Why Real Creativity Requires Significant Work, Part 2

In my previous post on this topic, I told the story of publishing my first book. I shared the significant amount of work it required and a number of setbacks that I had to overcome. I used this story as an introduction to the talk I gave on the Re:create Cruise on “The Role of Work in Creativity.”

Writer’s Desk with Notes - Photo courtesy of ©iStockphoto.com/MiquelMunill, Image #4792809

Photo courtesy of ©iStockphoto.com/MiquelMunill

In this post, I want to share the essence of my talk, including the common myths that aspiring writers and other creatives have about the creative life. It is what I refer to as “The Romantic View of Creativity.” It includes four assumptions:

Why Real Creativity Requires Significant Work, Part 1

I just returned from the Re:create Cruise 2011. We had a magnificent time aboard the Celebrity Century. The theme of the conference was “The Creative Life.” I was one of four speakers, including Pete Wilson, Ken Davis, and our host, Randy Elrod.

A Writer’s Desk - Photo courtesy of ©iStockphoto.com/pablohart, Image #743945

Photo courtesy of ©iStockphoto.com/pablohart

I spoke on “The Role of Work in Creativity.” I began by telling the story of getting my first book published. I will share that with you in this post. In my next post, I will share the four principles, I learned from my experience.

Why Books Still Matter

Naturally, as a book publisher, you would expect me to believe in the value of reading. But it is more than that. In fact, I got into book publishing because I was so committed to books as a tool for personal and cultural transformation.

A few months ago at the Chick-fil-A Leadercast, I had the privilege of interviewing Dr. Ben Carson, world-renowned Professor of Neurosurgery, Oncology, Plastic Surgery, and Pediatrics at Johns Hopkins University. Not bad for a child that was raised in extreme poverty by a single mother. Statistically speaking, he didn’t have a chance.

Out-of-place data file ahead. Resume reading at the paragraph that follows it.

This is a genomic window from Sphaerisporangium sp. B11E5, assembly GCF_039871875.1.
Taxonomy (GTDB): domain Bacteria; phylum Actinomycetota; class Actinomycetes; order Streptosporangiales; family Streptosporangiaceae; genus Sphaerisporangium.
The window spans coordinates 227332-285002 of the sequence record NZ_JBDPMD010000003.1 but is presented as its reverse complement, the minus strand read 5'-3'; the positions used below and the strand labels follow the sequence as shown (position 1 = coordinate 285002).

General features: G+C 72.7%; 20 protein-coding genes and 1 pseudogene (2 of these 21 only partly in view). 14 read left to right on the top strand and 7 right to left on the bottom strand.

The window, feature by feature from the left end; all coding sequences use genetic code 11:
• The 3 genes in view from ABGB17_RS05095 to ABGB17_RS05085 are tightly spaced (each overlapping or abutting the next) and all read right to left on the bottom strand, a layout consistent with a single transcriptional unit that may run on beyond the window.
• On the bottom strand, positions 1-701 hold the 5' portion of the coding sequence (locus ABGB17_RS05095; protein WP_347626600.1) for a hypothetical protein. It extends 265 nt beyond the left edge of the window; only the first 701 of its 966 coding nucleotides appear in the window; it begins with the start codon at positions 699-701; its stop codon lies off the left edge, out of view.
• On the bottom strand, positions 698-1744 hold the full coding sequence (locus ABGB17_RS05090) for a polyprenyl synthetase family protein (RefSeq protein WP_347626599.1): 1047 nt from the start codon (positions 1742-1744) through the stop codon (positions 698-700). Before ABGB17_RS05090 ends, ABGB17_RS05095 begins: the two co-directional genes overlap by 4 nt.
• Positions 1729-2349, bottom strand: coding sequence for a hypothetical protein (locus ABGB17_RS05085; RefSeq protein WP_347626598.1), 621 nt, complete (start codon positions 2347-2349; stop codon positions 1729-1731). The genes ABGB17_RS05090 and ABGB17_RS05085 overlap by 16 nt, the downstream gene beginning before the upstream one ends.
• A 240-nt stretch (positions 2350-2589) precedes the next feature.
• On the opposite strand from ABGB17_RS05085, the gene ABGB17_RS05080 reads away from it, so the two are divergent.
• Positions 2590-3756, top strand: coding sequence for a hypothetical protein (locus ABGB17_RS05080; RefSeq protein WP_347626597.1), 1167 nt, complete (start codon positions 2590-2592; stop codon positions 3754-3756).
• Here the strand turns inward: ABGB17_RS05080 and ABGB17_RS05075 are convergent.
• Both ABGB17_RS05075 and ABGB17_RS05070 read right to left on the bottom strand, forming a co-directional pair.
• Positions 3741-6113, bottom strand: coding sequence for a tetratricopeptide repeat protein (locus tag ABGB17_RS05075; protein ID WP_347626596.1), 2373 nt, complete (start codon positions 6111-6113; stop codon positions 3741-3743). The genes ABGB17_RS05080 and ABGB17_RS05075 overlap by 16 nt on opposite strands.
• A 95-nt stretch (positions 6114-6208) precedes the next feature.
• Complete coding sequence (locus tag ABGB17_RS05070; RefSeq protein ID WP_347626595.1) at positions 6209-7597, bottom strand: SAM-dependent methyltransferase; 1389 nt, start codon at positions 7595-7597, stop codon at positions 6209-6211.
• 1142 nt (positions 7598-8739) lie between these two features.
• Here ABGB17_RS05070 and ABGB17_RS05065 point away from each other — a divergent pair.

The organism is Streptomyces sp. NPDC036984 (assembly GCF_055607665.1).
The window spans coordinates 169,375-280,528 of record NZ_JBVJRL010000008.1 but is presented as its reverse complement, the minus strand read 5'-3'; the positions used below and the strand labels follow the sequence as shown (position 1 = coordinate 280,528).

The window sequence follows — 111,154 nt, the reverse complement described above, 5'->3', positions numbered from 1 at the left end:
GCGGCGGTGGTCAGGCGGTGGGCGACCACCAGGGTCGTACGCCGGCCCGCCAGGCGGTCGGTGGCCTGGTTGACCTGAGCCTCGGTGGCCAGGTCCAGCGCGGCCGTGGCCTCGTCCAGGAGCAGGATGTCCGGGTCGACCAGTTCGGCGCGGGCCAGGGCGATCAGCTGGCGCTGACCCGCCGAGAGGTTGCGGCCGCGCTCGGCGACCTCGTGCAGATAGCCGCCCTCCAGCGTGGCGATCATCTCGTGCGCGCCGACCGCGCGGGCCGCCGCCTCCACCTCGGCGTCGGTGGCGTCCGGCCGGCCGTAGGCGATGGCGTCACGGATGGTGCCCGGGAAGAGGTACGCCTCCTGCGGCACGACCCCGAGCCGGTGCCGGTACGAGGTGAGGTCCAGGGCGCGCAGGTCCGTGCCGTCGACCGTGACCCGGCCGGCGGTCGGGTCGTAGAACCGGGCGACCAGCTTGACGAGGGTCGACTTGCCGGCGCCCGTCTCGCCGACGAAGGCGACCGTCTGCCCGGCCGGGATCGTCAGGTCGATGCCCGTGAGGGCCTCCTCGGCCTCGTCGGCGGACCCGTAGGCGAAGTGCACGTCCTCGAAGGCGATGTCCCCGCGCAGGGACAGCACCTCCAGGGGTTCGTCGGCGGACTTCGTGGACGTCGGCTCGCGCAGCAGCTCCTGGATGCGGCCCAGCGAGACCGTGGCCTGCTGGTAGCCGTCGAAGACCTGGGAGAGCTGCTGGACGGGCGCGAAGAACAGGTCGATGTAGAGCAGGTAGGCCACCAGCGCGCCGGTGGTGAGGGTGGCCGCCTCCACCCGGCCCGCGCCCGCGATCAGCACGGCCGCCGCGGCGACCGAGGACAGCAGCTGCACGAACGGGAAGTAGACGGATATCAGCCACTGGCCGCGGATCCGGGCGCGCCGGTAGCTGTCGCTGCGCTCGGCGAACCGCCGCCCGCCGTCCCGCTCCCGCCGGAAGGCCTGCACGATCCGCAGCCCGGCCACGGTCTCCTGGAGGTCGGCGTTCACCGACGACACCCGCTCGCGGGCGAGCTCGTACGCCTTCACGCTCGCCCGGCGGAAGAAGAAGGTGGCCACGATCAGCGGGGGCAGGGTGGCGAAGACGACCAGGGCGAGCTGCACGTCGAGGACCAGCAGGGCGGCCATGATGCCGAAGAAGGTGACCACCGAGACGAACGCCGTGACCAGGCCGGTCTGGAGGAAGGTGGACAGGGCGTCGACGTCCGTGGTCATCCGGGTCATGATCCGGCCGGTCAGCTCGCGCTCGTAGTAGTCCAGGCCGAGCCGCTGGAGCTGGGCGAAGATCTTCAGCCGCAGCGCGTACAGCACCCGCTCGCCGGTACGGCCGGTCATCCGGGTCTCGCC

13 eBooks to Put On Your Brand New Kindle

By some estimates, more than one million Amazon Kindles were given as gifts today. I got a new Amazon Kindle 3 a few months ago and love it. (I unbox it here, chronicle my experience after a month here, and compare it to other e-readers here.)

Kindle for Christmas - Photo courtesy of ©iStockphoto.com/spxChrome, Image #14256833

Photo courtesy of ©iStockphoto.com/spxChrome

But now, what do you put on it? So many books, so little time. Seth Godin created a terrific little Squidoo page with his list of favorite books. I thought I would offer a “baker’s dozen” of my favorites here. These are in alphabetical order:

In Defense of Self-Help Books

This is a guest post by Alicia Hope Wagner. She is a novelist, devotional writer, and poet. She blogs at Faith Imagined and is active on Twitter.

I once heard a person say in a disdainful tone, “I don’t read ‘self-help’ books.” With this seemingly innocuous verdict, he slammed the door on a multitude of voices eager to push him to God’s best for his life.

A Young Woman Reading Alone - Photo courtesy of ©iStockphoto.com/Maica, Image #12887821

Photo courtesy of ©iStockphoto.com/Maica

He severely limited his exposure to wise counselors and leaders available to him. And he drew a curtain across a world of extraordinary and supernatural influence.

Top Ten U.S. Book Publishers for 2009

Every month, I review a set of market share reports prepared by one of our internal analysts. While the data behind these reports are not perfect, I do believe they represent the best view of the book publishing market currently available. As a result, even though it’s been almost two years since I posted a high-level summary of the data, I thought it would provide you with some insight into our industry.